I was talking to the guys working on it on Friday and they told me that my croft will be much, much drier once this work is complete. The old asbestos piping has been leaking along its length but that should all dry up.

    I had a contractor in last year digging new drains because of how wet that part of the croft was, now it all makes sense!

    Increased water pressure will be a bonus too!

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  • Vasectomy (for the ram!)

    Adventures, Agricultre, birth, Medicine, Rams, SheepComments (0)

    On June 15, 2014 • By

    I now have a ‘teaser’ ram. One of my friends told me about his a few years ago, but I didn’t pay much attention to teasers, until I saw the affect it had on my neighbour’s lambing last year; numerous sheep lambing each day, while I was having a max of 2/3.

    Anyway, the process is quite simple. A ram is given a vasectomy and this does strange things to the sheep! The teaser is put in with the ewes 10 days before the ‘intact’ rams. This brings the ewes into season and also synchronises their systems, meaning your lambing period is much tighter. This year I was up at 5am 39 times in 42 days. I was exhausted. Hopefully next year won’t be anywhere near 42 days!

    The process with the ram was quite simple.

    1. Choose a ram

    I have this ram lamb from last year. Wasn’t sure what to do with him, as he is related to too many of my sheep, so this was an easy decision.

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    2. Get the vet out

    I made the appointment when Bud was over for his own ‘sensitive’ operation. The vet wanted it booked as soon as possible, to avoid fly strike. Suits me, so we got it done the following week.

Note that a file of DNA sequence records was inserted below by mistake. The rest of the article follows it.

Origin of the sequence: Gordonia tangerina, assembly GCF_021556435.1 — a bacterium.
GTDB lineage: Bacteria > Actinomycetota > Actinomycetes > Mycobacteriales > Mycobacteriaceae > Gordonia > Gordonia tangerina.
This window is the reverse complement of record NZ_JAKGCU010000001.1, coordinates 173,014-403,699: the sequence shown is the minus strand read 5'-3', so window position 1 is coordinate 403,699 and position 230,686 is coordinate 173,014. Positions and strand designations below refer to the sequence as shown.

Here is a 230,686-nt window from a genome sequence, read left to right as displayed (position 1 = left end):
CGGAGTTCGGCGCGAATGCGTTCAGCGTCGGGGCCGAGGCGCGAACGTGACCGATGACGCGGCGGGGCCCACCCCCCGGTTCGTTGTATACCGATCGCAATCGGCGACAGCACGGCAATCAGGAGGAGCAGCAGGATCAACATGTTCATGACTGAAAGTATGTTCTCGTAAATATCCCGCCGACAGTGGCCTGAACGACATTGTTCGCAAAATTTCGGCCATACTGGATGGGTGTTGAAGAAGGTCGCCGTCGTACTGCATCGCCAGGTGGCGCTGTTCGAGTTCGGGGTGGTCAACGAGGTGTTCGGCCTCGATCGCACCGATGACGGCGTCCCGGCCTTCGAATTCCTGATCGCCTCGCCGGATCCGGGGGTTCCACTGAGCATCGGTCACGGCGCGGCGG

I had to sit an hold the ram, while the vet did his thing. The animal is given a sedative, the area is given a local anaesthetic and then cleaned.

    The job takes around an hour and I’ve been told it’s similar to the process on humans. Tubes from the testes are snipped and a length removed, to ensure it doesn’t grow back and repair itself.

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    Quick and painless for the animal. It will actually mean he will have a nice long life here now, given that I won’t have to move him on. Fingers crossed this all works now!

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  • Catch up

    AgricultreComments (0)

    On June 15, 2014 • By

    I’ve had an insanely busy fortnight, and another busy 10 days before me. I haven’t made the time I would have liked to update the blog (this happens every summer) but I’m going to catch up today, as there have been quite a few interesting things happening!

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  • Fertiliser

    Agricultre, tractorComments (0)

    On May 30, 2014 • By

    Last week I bought a fertiliser spreader and this week I got some fertiliser. What’s left to do? Spread it!

    I got home from work last night and got cracking straight away!

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    The fertiliser itself is available locally in 25kg or 600kg bags. Obviously 600kg is a bit much for me, so 12 x 25 kg bags for me. The spreader could take 10 of them, but I left space to carry the remaining bags in to the section of the croft that I was going to apply it to.

    Didn’t take too long either. Can you spot all the baby rabbits here? They’ve made some mess in at the shore end of the croft.

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    It only took me half an hour. We’ll see how it goes now. I don’t think any fertiliser has been spread on our crofts for a generation! It certainly won’t do any harm!

    Here are a couple of pics from inside the cab

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  • Piglets

    Agricultre, PigsComments (1)

    On May 25, 2014 • By

    I usually get piglets every second year and this year is no different. I have got them off Cudaig in previous years, but had to find an alternative supplier this year, as he didn’t have as many as he usually does. Fortunately, I found some in Ness, so I went to see them yesterday.

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    I love pigs and piglets, so much fun and personality! They’ll be ready to pick up the week beginning 9th June, so I don’t have to wait long.

    Costs for keeping pigs have gone up a bit in the last 18 months, as the feed prices increased. This means that many people have got rid of their pigs, so there aren’t as many around. I think I might keep 2 of these for breeding this time. A gap in the market & nothing ventured, nothing gained!